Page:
"We want to encourage a culture where it becomes normal practice for all fishermen to wear a lifejacket or personal flotation device (PFD) when out at sea," said Massey.
Dickens added that the Fishermen's Mission is "keen to engage with all agencies and organisations that seek to reduce the number and severity of incidents in fishing".
#Canoeing - Larne women will be paddling the Bann this April all in the aid of a very good cause.
The 24-strong group from local fitness club BeFit, going by the title of the BeFit Challengers, will take to the water on 20 April for the start of a two-day canoeing expedition, along the River Bann and out to the Atlantic.
As the Larne Times reports, these ladies hope the challenge - and an epic mountain cycling event later in the year - will raise funds for Cancer Focus Northern Ireland.
BeFit owner Andrea Kernohan said: “I like to set the BeFit girls a challenge every so often, so that they have a fitness gold to work towards. I thought these Cancer Focus challenge events were perfect.
"Sadly this cause is close to mine and the girls’ hearts as so many people have been affected by cancer in one way or another.”
The Larne Times has more on the story HERE.
The successful candidates will become part of the RNLI’s beach lifeguard team who will monitor and advise the public of any dangers or hazards and carry out rescues.
The charity provides a seasonal service on seven beaches along the Causeway Coast including Benone, Downhill, Castlerock, Portstewart Strand, Portrush West Bay & East Strand and Whiterocks.
This is the third year the lifeboat charity’s lifeguards have provided a lifeguard service in Northern Ireland, offering beach-goers and water users a seamless rescue service from the beach to open sea working alongside RNLI lifeboats.
The closing date for applicants is Sunday 17 February 2013. A detailed description of the RNLI lifeguard role is available at www.rnli.org/lifeguards.
A key part of an RNLI lifeguard's job is to spot dangers before they develop, and 95% of their role is preventative. Their presence on the beach provides reassurance to the public while also offering any help or advice to help people enjoy their beach experience in a safe environment.
To many beach users they are a reassuring presence but they also carry out many other important functions. They assess the conditions on the beach and place zone flags and warning signs to advise the public. They carry out rescues to help people who have got into difficulty in the water or who need assistance. They also provide first aid, help with lost children, give advice, report hazards, and assist with beach safety and education programmes. They train and preform to their duties to the highest RNLI standards.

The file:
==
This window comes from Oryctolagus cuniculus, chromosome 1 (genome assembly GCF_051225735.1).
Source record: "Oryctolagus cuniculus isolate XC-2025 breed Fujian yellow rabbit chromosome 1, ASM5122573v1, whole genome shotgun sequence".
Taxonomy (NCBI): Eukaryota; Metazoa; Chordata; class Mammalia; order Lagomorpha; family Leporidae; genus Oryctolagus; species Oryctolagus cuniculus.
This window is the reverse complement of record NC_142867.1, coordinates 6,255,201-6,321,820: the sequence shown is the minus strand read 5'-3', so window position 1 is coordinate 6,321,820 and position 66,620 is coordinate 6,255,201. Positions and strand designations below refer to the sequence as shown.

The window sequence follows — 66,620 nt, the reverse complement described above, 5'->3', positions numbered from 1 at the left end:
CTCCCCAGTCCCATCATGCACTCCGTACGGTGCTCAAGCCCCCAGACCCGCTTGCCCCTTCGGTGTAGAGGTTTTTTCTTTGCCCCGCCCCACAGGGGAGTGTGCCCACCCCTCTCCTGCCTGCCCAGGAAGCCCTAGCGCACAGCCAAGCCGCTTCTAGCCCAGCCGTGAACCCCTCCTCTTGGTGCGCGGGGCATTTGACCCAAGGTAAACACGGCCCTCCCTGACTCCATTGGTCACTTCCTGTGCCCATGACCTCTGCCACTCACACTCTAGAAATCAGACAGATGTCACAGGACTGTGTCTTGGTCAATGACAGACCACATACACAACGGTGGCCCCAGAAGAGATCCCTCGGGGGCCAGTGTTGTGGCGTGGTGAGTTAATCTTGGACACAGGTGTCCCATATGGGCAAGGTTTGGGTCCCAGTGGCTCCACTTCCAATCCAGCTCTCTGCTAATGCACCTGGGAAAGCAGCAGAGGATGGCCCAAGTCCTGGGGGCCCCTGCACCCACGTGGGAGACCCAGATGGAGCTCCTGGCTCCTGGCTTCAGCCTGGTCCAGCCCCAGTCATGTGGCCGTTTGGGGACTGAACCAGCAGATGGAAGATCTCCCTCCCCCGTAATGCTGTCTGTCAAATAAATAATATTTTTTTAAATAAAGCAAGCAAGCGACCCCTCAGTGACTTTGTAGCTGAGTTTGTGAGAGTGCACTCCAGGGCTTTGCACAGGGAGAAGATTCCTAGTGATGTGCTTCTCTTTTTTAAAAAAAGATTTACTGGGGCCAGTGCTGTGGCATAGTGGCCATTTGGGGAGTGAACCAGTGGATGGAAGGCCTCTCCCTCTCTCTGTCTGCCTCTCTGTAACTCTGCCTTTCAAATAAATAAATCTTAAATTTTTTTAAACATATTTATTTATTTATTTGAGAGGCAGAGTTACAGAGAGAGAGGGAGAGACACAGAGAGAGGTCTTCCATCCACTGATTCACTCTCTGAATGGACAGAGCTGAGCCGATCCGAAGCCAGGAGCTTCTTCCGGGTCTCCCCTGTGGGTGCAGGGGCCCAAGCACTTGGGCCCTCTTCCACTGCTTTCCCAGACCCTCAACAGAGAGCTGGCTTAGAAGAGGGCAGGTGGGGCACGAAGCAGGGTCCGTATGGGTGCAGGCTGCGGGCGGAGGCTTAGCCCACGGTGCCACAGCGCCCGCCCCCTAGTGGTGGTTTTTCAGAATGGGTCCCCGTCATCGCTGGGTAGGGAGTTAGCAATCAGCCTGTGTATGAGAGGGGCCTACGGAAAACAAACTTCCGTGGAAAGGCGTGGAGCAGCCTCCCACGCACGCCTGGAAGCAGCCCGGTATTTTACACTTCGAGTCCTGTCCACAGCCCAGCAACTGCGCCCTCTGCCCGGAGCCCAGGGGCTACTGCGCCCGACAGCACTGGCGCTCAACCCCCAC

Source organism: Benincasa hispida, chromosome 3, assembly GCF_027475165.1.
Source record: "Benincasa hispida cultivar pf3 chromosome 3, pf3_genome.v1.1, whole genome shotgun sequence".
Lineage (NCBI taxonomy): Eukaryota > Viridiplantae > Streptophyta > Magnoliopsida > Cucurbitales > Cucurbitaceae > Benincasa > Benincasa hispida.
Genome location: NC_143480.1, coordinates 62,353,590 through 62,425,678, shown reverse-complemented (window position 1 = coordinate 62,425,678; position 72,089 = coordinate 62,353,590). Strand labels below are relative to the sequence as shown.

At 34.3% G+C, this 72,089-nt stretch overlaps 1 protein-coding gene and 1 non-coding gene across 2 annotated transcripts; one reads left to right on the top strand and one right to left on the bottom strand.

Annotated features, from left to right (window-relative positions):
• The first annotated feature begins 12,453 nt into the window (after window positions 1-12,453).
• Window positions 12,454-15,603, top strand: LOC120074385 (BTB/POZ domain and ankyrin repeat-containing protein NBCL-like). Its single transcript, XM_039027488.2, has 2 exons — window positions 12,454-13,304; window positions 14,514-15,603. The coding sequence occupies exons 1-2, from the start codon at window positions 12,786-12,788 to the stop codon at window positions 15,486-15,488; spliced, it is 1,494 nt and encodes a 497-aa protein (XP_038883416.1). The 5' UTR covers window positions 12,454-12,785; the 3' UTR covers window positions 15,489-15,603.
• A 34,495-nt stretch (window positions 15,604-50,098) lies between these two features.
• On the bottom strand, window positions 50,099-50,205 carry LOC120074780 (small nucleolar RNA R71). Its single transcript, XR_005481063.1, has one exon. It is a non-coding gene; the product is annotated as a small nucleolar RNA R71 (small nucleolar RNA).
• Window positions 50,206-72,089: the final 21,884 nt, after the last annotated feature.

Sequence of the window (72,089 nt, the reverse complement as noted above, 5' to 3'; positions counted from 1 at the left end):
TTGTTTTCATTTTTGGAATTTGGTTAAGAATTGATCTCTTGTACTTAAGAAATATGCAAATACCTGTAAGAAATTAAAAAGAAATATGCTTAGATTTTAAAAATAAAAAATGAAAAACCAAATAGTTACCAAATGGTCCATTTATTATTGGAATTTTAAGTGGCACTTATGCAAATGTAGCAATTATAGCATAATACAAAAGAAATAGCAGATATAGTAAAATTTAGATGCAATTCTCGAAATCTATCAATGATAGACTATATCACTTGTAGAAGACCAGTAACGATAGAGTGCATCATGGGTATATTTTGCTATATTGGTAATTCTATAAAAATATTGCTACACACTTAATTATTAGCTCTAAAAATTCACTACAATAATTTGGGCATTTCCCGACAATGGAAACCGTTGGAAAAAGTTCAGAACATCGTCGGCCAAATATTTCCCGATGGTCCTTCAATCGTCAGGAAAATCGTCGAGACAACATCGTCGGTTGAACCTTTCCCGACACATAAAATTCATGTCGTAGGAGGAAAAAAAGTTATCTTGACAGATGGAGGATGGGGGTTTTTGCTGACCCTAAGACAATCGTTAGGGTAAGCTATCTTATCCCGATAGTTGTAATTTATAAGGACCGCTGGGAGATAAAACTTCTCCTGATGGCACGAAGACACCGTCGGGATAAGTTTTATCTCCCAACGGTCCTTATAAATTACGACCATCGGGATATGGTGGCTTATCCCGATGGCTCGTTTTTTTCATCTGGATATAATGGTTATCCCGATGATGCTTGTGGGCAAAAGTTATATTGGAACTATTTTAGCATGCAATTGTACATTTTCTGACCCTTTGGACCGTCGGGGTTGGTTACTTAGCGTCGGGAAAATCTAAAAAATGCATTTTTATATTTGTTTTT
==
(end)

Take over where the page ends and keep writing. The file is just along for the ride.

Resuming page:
The RNLI has about 50 positions available and many former lifeguards are expected to return for the new season. However, there are a number of positions vacant and the charity would like to hear from interested people. The minimum age for applicants is 16 years and candidates must have a high level of fitness.
Mike Grocott, RNLI lifeguard manager for Northern Ireland, said: “RNLI lifeguards are a vital part of the charity’s lifesaving service. Last year they dealt with 126 incidents and assisted 142 people on the Causeway Coast.
"It is a fantastic opportunity for people to do a job that is both fulfilling and enjoyable. Our lifeguards speak to hundreds of people over the course of the season and get the opportunity to do something important and rewarding in the community.
"The ideal applicant will already hold an International Lifesaving Approved Beach Lifeguard Award but if candidates need to get qualified we can put them in touch with local providers of courses.”
Limavady and Coleraine Councils along with the National Trust provide funding towards the lifeguards’ wages while the RNLI funds the training and equipment.
The news comes some weeks after the command base took on extra responsibility with the permanent closure of the Clyde coastguard station last month.
Britain's Maritime and Coastguard Agency (MCA) confirmed to the website that Newell resigned from his position around two weeks ago - and that he has assured the agency that his decision has no connection with the streamlining plans being undertaken across Britain's coastguard network.
However, For Argyll alleges Newell had made it known locally that "if he considered the future [of the coastguard service] was becoming dangerous, then he would go".
As previously reported on Afloat.ie, campaigners for the Clyde coastguard station in western Scotland were taken aback by the early transfer of helicopter dispatches to Belfast and Stornoway in November, ahead of the base's permanent closure on 18 December last.
More than 30 jobs were lost with the scrapping of the Clyde control centre at Greenock, with much of its role now being taken up by the Belfast command centre at Bangor across the North Channel - a change to the original plan for Scottish stations to share the load till 2015.